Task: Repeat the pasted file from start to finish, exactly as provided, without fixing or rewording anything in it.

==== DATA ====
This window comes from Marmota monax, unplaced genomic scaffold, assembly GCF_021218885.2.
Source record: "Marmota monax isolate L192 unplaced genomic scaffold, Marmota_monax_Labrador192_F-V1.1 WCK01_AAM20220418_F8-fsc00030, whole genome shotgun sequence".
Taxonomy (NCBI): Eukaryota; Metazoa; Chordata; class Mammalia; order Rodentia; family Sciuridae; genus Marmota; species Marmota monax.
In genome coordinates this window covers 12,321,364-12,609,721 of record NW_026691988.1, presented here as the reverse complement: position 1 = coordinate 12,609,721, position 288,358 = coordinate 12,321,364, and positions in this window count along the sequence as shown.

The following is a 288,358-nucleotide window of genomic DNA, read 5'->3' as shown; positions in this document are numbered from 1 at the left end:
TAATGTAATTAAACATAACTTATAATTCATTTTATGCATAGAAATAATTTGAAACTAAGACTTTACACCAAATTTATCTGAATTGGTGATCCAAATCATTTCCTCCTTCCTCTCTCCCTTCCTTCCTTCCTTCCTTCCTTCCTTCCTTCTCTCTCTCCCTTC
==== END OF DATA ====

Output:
This window comes from Marmota monax, unplaced genomic scaffold, assembly GCF_021218885.2.
Source record: "Marmota monax isolate L192 unplaced genomic scaffold, Marmota_monax_Labrador192_F-V1.1 WCK01_AAM20220418_F8-fsc00030, whole genome shotgun sequence".
Taxonomy (NCBI): Eukaryota; Metazoa; Chordata; class Mammalia; order Rodentia; family Sciuridae; genus Marmota; species Marmota monax.
In genome coordinates this window covers 12,321,364-12,609,721 of record NW_026691988.1, presented here as the reverse complement: position 1 = coordinate 12,609,721, position 288,358 = coordinate 12,321,364, and positions in this window count along the sequence as shown.

The following is a 288,358-nucleotide window of genomic DNA, read 5'->3' as shown; positions in this document are numbered from 1 at the left end:
TAATGTAATTAAACATAACTTATAATTCATTTTATGCATAGAAATAATTTGAAACTAAGACTTTACACCAAATTTATCTGAATTGGTGATCCAAATCATTTCCTCCTTCCTCTCTCCCTTCCTTCCTTCCTTCCTTCCTTCCTTCCTTCTCTCTCTCCCTTC